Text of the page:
“We’re away in the morning,” Jim said, softly. There was a rough bench sitting on the bit of turf outside the cabin. He sank into it. He and Lt. Barnes were bunked for the night in one part of the cabin, Sergeant Owen and Toby in the other – although Toby, as was his usual habit, had taken his bedroll and spread it out underneath a generously sheltering oak nearby.

“We’re away at sunrise,” Jim told him, “Camels and all,” and Toby nodded.

“As I expected.”  He returned to his contemplation of the sunset. Very little surprised Toby. “James, do you think that we will find the missing Captain O’Neill? And that if we do – will he want to return?”

“Of course, we will find him,” Jim replied. “We’re Jack Hays’ finest stiletto-men. And he will wish to return – he is a white man, a soldier. Duty requires it. Why would he not?”

“I have been talking a little with young Barnes,” Toby replied. “He said that Captain O’Neill had a … fondness as a cadet for the tales of Fenimore Cooper, and a great interest in relics and weapons of my people, and those Others. Barnes says that he used to laugh at himself – saying that he was meant to be a wild Indian or an Arab corsair, but by mistake his soul was wrapped in the flesh and bones of a Christian. It struck young Barnes as curious, which is why young he remembered. If such is the case, your Captain may not wish to return, and what would we say to convince him?”

“I don’t know,” Jim replied. Yes, this was another dimension. “We’ll burn that bridge when we get to it, I guess.” And yet another random thought occurred to him; his own instinctive dislike of Sergeant Owen. “Toby, do you remember that treacherous Englishman, Vibart-Jones – the one involved in the Wilkinson letters, and the matter of the Spanish treasure at San Saba? I am given to wonder if he has turned up again, in disguise. The man was an actor, after all. And at a squint, Sergeant Owen looks enough like him, and the age is right…”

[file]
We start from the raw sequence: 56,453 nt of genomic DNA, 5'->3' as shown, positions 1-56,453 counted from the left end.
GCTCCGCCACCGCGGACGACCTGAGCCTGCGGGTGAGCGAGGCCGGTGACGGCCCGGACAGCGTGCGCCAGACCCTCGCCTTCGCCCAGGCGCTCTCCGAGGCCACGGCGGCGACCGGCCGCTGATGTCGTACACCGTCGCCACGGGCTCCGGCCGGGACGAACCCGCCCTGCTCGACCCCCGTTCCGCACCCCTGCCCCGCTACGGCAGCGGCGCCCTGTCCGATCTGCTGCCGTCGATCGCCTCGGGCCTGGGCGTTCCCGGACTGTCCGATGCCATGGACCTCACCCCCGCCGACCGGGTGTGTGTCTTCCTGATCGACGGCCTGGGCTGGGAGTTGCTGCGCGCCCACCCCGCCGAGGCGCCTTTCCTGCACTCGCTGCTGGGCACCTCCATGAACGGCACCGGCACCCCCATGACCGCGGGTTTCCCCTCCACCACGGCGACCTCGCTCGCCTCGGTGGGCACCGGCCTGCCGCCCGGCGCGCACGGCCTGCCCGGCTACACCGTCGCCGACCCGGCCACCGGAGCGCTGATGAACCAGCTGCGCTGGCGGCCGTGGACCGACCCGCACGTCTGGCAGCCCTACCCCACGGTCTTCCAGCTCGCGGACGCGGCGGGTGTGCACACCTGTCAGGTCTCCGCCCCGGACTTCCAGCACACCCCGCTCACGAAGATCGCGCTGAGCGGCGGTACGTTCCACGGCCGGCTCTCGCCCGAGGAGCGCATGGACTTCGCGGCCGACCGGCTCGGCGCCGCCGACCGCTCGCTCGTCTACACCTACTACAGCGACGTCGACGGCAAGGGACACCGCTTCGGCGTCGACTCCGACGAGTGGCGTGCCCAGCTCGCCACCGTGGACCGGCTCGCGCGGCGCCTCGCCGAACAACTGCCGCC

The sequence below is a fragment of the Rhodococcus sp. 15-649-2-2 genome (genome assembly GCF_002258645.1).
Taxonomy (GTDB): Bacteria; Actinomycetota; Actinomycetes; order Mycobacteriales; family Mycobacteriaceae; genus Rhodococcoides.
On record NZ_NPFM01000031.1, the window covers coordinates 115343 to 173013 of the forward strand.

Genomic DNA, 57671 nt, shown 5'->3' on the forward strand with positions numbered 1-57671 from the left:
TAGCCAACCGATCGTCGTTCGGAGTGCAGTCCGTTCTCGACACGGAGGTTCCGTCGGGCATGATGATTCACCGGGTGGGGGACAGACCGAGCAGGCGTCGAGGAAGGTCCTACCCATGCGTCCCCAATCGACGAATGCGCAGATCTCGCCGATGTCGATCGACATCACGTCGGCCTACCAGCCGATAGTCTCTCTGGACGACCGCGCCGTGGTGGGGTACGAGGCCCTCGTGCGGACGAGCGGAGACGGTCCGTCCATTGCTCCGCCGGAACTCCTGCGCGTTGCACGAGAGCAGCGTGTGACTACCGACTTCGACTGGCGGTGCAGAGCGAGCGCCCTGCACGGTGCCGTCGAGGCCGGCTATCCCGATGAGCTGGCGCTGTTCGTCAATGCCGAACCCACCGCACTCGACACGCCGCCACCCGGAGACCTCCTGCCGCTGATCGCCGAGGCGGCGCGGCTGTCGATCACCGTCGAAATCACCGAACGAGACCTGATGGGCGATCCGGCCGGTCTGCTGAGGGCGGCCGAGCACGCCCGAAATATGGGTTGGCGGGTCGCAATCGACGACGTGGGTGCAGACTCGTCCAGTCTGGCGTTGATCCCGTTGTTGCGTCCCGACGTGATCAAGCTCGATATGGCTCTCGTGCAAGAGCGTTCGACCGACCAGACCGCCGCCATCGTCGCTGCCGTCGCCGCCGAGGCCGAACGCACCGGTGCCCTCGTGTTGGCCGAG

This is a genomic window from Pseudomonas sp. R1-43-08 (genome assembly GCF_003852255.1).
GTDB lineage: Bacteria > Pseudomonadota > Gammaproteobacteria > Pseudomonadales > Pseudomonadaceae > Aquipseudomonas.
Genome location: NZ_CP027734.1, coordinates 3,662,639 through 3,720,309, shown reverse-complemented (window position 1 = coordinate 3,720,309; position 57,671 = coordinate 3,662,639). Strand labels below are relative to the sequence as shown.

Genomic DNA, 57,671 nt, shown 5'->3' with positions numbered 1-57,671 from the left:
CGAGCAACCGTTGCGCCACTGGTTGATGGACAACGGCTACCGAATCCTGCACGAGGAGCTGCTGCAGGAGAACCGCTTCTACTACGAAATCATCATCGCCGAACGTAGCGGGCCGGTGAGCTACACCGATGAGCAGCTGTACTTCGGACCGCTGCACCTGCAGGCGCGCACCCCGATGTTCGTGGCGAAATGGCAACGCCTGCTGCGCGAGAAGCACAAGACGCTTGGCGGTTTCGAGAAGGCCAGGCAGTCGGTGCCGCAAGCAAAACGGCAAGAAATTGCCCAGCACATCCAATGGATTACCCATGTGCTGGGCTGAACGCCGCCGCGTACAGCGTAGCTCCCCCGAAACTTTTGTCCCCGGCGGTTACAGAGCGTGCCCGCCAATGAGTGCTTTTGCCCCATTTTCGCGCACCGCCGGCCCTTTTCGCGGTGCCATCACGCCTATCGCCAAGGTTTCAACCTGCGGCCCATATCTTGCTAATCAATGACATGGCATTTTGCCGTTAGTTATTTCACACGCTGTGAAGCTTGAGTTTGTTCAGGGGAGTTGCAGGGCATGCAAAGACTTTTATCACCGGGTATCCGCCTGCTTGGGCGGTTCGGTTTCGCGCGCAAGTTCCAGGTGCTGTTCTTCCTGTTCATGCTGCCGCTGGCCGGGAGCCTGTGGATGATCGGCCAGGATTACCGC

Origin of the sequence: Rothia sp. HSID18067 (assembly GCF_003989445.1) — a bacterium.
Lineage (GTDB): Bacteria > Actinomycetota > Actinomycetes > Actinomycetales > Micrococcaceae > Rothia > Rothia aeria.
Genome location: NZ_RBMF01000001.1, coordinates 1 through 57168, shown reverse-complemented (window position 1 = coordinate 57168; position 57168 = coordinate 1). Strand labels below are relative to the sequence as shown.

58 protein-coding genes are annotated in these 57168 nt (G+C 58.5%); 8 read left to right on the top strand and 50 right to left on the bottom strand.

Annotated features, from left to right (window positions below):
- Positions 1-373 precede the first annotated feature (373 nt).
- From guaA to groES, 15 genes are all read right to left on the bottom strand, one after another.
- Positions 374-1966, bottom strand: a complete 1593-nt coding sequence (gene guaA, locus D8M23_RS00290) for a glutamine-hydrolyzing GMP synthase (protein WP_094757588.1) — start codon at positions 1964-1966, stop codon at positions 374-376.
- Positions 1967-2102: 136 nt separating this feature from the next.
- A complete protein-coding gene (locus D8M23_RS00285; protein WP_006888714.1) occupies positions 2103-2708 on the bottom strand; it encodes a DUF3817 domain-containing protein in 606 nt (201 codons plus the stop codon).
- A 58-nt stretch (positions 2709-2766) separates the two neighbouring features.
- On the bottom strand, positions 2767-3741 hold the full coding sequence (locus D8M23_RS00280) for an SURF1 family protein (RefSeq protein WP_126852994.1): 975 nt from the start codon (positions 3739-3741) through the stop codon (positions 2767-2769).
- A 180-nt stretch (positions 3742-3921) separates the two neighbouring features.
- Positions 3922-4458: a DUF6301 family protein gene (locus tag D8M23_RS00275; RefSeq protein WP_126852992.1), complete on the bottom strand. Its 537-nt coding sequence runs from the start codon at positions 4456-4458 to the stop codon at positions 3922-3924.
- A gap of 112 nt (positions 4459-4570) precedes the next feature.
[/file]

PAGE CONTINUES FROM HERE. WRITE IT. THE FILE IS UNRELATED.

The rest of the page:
“No, James,” Toby shook his head, very definitely. “They are not the same man, even though there is a likeness.”

“How can you be so certain?” Jim was diverted, but not convinced. Toby considered gravely, before replying. “Two things, James; things which no man can disguise through art or effort for very long. First, the lobes of Sergeant Owen’s ears are not attached to his head, but droop, separately, to the width of my thumb. Vibart the English spy – the lobes of his ears were narrow and attached. And have you not noticed how a man favors one hand over the other, for holding a pistol, a knife, a pen? Vibart the English spy favored his left hand. You and I, and Sergeant Owen, all favor our right hand. Sergeant Owen is not Vibart. He is who he claims to be, a soldier of long service in many lands. I would say we can trust him with our lives. Perhaps not with the good name and virtue of our sisters, though.” Toby added, with a grin.